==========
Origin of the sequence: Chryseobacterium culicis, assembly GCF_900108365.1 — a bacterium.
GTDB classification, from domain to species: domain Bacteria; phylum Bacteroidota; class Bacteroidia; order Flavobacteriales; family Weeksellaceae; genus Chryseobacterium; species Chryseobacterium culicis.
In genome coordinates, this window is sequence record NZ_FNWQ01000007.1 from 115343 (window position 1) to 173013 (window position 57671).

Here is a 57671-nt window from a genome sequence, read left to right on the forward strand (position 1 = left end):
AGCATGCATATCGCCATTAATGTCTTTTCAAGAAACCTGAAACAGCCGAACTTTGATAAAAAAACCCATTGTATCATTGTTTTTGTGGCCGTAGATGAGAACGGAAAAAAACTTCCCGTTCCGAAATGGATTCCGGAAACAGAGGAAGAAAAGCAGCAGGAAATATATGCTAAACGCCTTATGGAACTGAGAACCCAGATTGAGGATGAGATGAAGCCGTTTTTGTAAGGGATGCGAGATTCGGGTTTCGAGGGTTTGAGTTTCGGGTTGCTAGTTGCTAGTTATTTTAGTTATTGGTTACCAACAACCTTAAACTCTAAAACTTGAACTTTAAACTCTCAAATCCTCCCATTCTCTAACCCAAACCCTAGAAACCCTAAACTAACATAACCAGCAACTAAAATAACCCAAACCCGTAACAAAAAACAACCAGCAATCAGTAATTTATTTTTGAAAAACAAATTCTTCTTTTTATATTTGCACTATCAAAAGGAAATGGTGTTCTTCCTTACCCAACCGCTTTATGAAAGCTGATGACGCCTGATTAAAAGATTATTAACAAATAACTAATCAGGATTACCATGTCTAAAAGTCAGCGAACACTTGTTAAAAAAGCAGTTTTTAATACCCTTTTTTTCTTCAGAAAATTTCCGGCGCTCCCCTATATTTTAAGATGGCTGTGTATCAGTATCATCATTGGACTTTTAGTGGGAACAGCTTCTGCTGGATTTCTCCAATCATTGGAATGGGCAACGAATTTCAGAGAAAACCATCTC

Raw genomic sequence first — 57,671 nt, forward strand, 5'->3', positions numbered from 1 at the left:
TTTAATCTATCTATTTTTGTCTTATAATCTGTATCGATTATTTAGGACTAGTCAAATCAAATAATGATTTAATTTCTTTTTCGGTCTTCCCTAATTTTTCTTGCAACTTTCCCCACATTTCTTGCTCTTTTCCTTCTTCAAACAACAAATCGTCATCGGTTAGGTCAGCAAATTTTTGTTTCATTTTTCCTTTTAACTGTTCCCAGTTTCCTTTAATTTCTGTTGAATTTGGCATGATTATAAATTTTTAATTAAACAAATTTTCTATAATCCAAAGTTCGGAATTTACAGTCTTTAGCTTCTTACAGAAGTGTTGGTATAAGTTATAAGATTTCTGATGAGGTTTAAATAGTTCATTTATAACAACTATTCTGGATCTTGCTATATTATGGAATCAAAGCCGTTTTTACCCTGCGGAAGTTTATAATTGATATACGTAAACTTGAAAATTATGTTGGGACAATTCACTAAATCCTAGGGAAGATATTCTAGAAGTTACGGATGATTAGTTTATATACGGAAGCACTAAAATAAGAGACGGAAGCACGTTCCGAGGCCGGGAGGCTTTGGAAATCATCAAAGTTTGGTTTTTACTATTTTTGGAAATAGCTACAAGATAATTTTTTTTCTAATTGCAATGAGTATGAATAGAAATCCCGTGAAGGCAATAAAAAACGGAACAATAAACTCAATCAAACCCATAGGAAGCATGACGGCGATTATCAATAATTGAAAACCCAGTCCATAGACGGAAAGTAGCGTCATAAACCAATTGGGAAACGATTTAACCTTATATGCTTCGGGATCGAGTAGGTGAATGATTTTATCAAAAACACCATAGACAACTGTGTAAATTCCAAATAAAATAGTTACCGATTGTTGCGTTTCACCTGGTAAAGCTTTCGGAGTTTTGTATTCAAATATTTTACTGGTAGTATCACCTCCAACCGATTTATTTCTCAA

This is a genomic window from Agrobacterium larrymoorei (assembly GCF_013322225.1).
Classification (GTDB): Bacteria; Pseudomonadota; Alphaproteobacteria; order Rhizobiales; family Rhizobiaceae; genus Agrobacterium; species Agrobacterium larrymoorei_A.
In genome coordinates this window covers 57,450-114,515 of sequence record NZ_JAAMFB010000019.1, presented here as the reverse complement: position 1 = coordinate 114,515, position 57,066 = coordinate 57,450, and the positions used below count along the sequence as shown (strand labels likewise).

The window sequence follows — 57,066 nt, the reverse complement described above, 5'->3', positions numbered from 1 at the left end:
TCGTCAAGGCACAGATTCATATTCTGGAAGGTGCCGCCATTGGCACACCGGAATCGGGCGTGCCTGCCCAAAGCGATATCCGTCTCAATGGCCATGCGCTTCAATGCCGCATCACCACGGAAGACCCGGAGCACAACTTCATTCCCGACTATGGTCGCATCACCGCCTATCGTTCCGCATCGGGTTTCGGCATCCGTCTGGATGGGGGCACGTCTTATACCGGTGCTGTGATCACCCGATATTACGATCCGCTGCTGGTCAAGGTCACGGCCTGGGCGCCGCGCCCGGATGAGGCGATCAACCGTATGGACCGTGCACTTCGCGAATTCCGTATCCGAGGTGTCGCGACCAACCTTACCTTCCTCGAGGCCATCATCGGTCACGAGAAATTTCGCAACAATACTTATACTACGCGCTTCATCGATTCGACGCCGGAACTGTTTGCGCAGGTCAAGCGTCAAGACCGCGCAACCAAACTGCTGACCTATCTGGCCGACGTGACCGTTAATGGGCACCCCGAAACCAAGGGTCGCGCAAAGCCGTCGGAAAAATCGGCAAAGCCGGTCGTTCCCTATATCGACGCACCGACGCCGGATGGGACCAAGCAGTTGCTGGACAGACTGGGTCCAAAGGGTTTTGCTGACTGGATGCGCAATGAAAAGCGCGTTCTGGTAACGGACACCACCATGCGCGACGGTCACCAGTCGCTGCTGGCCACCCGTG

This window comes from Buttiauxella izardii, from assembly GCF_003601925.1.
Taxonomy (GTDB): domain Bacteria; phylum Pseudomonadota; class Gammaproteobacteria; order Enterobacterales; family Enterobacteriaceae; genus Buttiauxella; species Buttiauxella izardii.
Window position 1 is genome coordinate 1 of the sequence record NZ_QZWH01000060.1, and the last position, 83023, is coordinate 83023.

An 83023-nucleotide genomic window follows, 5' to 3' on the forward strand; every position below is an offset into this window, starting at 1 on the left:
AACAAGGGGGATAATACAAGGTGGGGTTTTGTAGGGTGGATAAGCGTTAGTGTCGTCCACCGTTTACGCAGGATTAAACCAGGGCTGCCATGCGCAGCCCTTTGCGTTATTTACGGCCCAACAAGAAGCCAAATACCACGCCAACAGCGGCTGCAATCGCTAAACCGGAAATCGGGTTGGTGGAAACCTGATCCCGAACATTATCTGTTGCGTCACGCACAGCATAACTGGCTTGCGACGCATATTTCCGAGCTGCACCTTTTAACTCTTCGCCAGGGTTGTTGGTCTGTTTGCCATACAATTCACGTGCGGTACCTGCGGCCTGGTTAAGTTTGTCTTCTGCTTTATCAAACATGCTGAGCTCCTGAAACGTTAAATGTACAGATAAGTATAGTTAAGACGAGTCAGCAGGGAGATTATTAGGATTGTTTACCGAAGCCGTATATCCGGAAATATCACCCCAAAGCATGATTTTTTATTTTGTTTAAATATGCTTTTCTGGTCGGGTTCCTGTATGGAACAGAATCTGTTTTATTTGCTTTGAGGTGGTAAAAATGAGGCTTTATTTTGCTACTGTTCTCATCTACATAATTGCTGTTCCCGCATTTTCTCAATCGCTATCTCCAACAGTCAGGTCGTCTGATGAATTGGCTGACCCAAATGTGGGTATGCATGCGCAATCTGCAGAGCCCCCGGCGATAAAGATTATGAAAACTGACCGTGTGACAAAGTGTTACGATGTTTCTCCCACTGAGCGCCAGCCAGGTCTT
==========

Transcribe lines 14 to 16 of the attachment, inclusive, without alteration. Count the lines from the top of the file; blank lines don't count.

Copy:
Taxonomy (GTDB): domain Bacteria; phylum Pseudomonadota; class Gammaproteobacteria; order Enterobacterales; family Enterobacteriaceae; genus Buttiauxella; species Buttiauxella izardii.
Window position 1 is genome coordinate 1 of the sequence record NZ_QZWH01000060.1, and the last position, 83023, is coordinate 83023.

An 83023-nucleotide genomic window follows, 5' to 3' on the forward strand; every position below is an offset into this window, starting at 1 on the left: